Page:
Leh Manali, a journey of a lifetime

leh manali

Leh Manali

After spending almost 6 weeks in India’s northern-most state, including 2 in and around the Leh region, when we finally decided to head back south down the Leh Manali Highway, it was a little depressing. But Leh wasn’t willing to let go of us that easily either – the Rohtang Pass, which lay like a huge obstacle course on the road to Manali kept getting snowed over causing it to shut down every other day! Many travelers had to reschedule their plans a number of times before they were able to get out. As for us, since we didn’t have a fixed itinerary we just hung around till J&K Tourism’s bus service to Manali resumed. And when that happened, we booked ourselves on their July 17th bus, which was to leave at 5am and reach Manali the following evening, with an overnight stay in Keylong.

The bus started off on time with about 11 of us onboard and then picked up a couple of locals along the way. We had read that the route was quiteTanglang La scenic and it indeed was! So much so that Madhu and I wished we had arranged a private car instead, so that we could stop and take pictures along the way. Thankfully, the bus at least stopped at Tanglang La for a photo break. At 5359m, Ladakhis claim Tanglang La to be the second highest motor-able pass in the world! This is highly disputed but that doesn’t take away from the fact, it is darned high up there. Later the bus stopped for lunch near a string of tea shops, which seemed to be sitting in the middle of nowhere – it was a gorgeous setting!

Although food was never a problem throughout the ride, we women had the toughest time as there were no toilets (at least none usable) anywhere along the 2-day road. The only saving grace was the remoteness of the landscape: we managed to find a few secluded spots to take care of business.

Our first night’s halt, Keylong turned out to be a picturesque village with the Bhaga river flowing beneath it. The terraced fields along its banks looked green and very fertile. The tiny homes looked neat, well-built and almost wealthy; we were quite impressed! Again, for the second time in the day, we wished we had arranged a private car so that we could have stayed longer and explored the place. We noticed many cute guesthouses, which would have been perfect for a couple of nights’ stay!

The bus pulled into HPTDC’s Hotel Chandra Bhaga, which lies just off the main highway. Our ticket, which was priced at Rs.2000 per head, included an overnight stay in this hotel as well as dinner and breakfast the following morning. The stay had been advertised to be in tents, which Madhu and I were not averse to. We were told that we could use the common bathroom facilities provided by the hotel and that had sounded reasonable too. But after the long, bumpy, tiring ride when we saw the tents lined up one next to the other and the not-so-nice common bathrooms, Madhu and I paid Rs.700 extra for a double-room in the hotel; we were dying for a comfortable bed, a clean bathroom and a hot shower!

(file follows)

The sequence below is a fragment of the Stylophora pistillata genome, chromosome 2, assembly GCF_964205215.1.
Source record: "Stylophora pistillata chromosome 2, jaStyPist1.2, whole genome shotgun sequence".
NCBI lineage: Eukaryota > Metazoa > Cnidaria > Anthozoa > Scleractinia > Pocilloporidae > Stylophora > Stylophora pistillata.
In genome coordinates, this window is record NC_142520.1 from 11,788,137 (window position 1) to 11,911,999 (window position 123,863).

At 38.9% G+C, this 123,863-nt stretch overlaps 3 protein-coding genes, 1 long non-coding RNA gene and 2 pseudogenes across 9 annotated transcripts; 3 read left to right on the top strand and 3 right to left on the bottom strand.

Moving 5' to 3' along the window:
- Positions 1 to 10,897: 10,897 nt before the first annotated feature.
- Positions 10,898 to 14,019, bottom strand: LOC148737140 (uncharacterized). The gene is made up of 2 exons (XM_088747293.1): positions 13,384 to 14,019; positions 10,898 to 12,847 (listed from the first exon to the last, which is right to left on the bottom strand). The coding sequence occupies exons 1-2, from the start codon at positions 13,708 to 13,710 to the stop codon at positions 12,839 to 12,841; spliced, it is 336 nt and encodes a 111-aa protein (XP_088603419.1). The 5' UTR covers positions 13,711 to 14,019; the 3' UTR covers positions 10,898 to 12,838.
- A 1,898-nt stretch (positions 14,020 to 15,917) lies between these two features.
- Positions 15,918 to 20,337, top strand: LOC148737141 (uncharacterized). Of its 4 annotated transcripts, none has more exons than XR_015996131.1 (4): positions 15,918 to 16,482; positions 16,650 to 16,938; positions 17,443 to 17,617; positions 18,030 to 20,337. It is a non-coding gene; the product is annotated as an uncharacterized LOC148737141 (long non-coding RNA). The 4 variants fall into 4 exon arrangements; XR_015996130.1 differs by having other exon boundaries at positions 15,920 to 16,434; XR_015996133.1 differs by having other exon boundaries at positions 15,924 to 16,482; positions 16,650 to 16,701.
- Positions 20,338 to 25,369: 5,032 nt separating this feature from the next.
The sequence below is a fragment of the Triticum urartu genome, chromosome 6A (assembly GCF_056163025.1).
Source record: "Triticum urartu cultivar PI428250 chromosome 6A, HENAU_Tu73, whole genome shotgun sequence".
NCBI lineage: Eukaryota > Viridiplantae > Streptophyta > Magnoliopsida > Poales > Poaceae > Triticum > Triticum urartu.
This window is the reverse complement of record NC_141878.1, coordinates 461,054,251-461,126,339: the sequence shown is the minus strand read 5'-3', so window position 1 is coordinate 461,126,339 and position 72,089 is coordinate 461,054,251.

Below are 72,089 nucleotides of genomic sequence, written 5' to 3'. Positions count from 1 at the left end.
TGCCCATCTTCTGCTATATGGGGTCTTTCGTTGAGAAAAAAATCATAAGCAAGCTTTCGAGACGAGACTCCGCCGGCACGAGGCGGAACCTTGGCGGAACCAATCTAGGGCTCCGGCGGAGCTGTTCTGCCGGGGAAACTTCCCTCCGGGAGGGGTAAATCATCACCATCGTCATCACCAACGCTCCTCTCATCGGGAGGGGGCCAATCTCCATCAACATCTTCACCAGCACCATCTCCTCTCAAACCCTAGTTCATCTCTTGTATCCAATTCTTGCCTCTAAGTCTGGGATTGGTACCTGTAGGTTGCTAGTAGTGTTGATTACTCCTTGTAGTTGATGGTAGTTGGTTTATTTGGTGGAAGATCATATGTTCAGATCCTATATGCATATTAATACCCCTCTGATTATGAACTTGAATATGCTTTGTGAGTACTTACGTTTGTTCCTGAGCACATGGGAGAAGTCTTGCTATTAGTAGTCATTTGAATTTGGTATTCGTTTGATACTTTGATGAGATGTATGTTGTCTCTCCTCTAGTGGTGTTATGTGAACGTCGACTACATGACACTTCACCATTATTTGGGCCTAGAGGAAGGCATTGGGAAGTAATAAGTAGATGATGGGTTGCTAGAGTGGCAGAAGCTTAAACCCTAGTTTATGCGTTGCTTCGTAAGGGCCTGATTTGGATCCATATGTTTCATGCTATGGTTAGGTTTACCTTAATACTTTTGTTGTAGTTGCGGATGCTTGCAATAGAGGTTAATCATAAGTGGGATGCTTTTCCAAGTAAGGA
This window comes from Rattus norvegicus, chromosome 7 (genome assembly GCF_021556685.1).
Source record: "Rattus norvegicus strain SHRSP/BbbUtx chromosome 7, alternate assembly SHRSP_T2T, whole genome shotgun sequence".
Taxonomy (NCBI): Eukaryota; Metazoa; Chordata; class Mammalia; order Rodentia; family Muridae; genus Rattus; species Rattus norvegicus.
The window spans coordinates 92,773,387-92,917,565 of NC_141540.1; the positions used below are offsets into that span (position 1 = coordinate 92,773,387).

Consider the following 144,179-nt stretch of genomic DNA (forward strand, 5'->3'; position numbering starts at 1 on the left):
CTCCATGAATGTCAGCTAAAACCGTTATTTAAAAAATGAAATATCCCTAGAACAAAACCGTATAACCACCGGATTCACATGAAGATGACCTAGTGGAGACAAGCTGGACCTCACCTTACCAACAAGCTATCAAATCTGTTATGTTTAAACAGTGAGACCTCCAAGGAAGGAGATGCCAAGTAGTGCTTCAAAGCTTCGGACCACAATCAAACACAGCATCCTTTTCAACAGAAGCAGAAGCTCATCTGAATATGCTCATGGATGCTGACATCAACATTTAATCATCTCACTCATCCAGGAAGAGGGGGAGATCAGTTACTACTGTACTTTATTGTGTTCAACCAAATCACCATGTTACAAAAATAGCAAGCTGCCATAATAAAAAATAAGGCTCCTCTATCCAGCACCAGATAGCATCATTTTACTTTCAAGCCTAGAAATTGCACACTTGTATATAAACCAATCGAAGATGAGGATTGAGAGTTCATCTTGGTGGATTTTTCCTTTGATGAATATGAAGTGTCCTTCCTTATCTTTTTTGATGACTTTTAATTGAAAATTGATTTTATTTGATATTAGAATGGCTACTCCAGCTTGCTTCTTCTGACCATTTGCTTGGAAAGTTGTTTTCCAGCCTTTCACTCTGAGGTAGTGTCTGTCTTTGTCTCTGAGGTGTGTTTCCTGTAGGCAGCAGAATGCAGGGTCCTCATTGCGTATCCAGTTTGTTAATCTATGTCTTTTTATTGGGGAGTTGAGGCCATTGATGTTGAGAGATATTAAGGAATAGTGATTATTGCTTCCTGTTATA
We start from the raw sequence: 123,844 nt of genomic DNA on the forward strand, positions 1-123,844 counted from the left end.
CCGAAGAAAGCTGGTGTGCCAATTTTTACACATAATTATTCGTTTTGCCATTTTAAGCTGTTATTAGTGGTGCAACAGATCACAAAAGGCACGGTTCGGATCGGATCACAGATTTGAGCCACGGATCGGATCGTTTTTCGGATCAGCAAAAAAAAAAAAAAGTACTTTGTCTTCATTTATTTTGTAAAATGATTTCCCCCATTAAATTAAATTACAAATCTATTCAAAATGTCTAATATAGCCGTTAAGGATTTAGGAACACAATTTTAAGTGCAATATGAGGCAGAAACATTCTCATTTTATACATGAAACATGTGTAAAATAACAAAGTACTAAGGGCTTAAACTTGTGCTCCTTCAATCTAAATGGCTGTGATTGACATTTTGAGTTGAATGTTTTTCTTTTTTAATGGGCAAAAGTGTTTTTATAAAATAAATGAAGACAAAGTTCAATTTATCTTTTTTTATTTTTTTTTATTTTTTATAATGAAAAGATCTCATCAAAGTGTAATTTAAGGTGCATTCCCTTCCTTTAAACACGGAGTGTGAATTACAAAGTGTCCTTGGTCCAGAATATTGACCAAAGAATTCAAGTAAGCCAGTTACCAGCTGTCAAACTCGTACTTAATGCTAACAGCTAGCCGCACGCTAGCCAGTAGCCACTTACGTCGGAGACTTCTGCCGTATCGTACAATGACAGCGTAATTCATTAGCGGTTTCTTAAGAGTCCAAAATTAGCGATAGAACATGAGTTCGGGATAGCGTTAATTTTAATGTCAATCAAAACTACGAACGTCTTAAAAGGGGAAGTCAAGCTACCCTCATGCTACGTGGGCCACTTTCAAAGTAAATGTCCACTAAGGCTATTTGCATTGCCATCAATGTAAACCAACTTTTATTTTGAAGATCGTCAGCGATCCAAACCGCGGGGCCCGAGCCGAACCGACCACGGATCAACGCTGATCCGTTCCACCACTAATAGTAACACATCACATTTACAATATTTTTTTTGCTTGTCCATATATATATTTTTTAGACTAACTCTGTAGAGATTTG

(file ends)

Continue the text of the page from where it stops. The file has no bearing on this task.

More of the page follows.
The following morning the bus left at 8am sharp and we looked forward to a short, easy drive to Manali as it was only about 130kms away. The previous day we had covered almost 360kms in 10hrs of driving so, given that rate, we were hoping to be in Manali by early afternoon. But we were SO wrong! Landslide The stretch from Keylong to Manali is the toughest especially negotiating the crazy Rohtang Pass. Moreover, the weather wasn’t exactly cooperating by raining heavily over the southern side of the pass towards Manali. The rains caused landslides and our bus ended up stuck every other hour waiting for the army to clear the mess. To their credit, though, they moved quickly and we were never stuck in one place for too long! However, the going was terribly slow giving us ample opportunity to enjoy the lovely, albeit scary, landscape around.

We passed the summit at Rohtang Pass without stopping as it was too cold and windy. Moreover, the bus needed to make up on lost time; they hurried us through lunch too! At an altitude of 13,000ft, Rohtang Pass connects Himachal’s Lahaul & Spiti district with Kullu. It’s also the only motor-able way to get to Ladakh from Himachal and therefore, is quite popular, especially with bikers who love the challenge! EnfieldHowever, it’s most famous with domestic tourists for its winter slopes when they come here in hordes to ski! Sadly it’s also famous, or rather infamous, for the treacherous, summer roads that have seen many an accident. We were happy to get across unscathed in spite of the bad weather and road conditions. When we finally got to Manali, it was almost 4pm – it had taken us 8hrs to cover 130kms!

HPTDC’s bus service, though, convenient and cost-effective is really not the best way to experience the Leh-Manali journey. Its dramatic landscape and winding roads that pass thru some of the remotest regions of our country definitely deserve a much more leisured drive-through! Next time around (Lord knows when!) we would love to make a road trip out of it!

One Response to Leh Manali, a journey of a lifetime

  1. Girish August 2, 2014 at 8:48 am #

    Thanks for the detailed view of your journey. I have been looking for the time when the bus reaches Manali for more than 10 days. Finally I found it on your blog!

Leave a Reply